However, this company uses an online ticketing system to track and address customer requests daily. If the ticketing system fails, it halts productivity. As a result, the company will be unable to communicate with customers and, therefore, unable to bring in profit.

In our example, the ticketing software is a critical IT system. Therefore, it will need a continuity plan to minimize downtime and avoid significant losses.

Identifying these systems helps you avoid overcomplication and overspending on unnecessary backup and continuity solutions. In addition, knowing the systems that affect your daily success helps narrow down the backups you need in a crisis.

3. Establish recovery time and recovery point objectives

Your recovery time and recovery point objective will determine how quickly your business can be back online and how much data can be restored. These must be established with your IT provider or team as part of your cyber recovery plan.

If these are not established, you may not have sufficient backups and continuity to restore your systems before damaging losses occur.

Recovery Time Objectives

Now that you've identified your mission-critical systems, you must ask yourself, "How much downtime can I afford?"

If your business is down for a week, would it survive? Are you comfortable being down for a week while your system is restored?

Or would it be detrimental to your business if you were offline for more than 8 hours?

Your answers determine your recovery time objective (RTO). For example, an RTO establishes, "My business needs to be online in this timeframe, or the losses will be too great to recover."

Your RTO must be realistically based on your backup and continuity systems and the data you need restored.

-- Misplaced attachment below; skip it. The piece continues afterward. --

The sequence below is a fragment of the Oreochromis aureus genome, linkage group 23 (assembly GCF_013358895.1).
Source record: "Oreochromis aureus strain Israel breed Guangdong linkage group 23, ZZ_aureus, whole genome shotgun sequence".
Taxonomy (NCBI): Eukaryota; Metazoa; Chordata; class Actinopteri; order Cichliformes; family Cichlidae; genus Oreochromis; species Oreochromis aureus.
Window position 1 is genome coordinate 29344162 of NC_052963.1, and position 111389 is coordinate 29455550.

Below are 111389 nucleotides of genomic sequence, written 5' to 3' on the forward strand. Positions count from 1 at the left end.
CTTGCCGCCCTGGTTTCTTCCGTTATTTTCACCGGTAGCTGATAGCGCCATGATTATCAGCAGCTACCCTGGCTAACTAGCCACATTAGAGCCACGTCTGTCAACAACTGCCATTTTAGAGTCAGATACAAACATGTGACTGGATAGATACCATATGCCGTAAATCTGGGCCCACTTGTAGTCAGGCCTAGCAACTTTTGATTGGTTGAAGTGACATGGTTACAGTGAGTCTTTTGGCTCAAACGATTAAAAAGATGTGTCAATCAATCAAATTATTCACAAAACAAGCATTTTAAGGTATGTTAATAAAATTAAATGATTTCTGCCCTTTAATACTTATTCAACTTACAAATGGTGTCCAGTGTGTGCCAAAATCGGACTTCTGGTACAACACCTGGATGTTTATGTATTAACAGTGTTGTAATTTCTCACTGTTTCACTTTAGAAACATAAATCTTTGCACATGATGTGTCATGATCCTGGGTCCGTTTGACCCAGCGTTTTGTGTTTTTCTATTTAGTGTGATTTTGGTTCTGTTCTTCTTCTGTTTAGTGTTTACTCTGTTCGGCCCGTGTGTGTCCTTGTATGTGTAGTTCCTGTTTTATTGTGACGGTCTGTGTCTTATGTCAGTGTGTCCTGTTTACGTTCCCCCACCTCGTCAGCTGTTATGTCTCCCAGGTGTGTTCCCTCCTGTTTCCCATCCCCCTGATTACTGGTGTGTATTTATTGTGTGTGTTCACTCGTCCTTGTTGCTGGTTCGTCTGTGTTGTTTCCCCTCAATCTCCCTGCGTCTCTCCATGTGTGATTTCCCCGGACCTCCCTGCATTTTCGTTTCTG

For instance, it's impossible to be back online 30 seconds after a cyberattack, particularly if you do not have IT continuity set up. However, you could be back online in four hours or less with the proper continuity and backup systems.

Recovery Point Objectives

While RTO focuses on the time it takes to come back online, your recovery point objective (RPO) determines how frequently you back up your data. Essentially, you must ask yourself how much data you can afford to lose or recreate in a crisis. Your answer will help determine how frequently you create system backups.

Can all of your data be easily recreated? How far back are you comfortable or able to recreate data that might be lost?

For example, suppose a company can recreate data from a week ago. In that case, their backups would be set to save weekly. In a crisis, they could restore their system from the last save point (a week ago) and, from there, recreate the missing data.

On the other hand, a different company may have data that cannot be recreated (for example, patient x-rays). This company may choose to have backups saved every hour.

Next steps for creating your cyber recovery plan

Some malware can sit in stealth mode for seven months. In that time, it learns your network, where data is stored, and the most important systems to shut down for maximum damage. By the time you realize you're under attack, the damage is already done.

To prevent additional downtime, damage, and financial loss, you must have a cyber recovery plan. Your preparation before the attack directly influences your ability to recover from a cyber attack.

To create your plan, you'll need to:

  1. Establish emergency contacts
  2. Identify mission-critical systems
  3. Establish RTO and RPO

Once you have this information, your IT provider or team will help you craft a final plan. This plan should be revisited and, if necessary, updated annually. If you have a recovery plan already but haven't discussed it in the last year, speak with your IT provider to ensure it still meets your needs.

WEBIT Services has been performing risk assessments, creating incident response plans, and enacting IT strategies for satisfied clients for over 25 years.

If you're looking for a new IT provider, book a free 30-minute assessment to see how WEBIT services can help.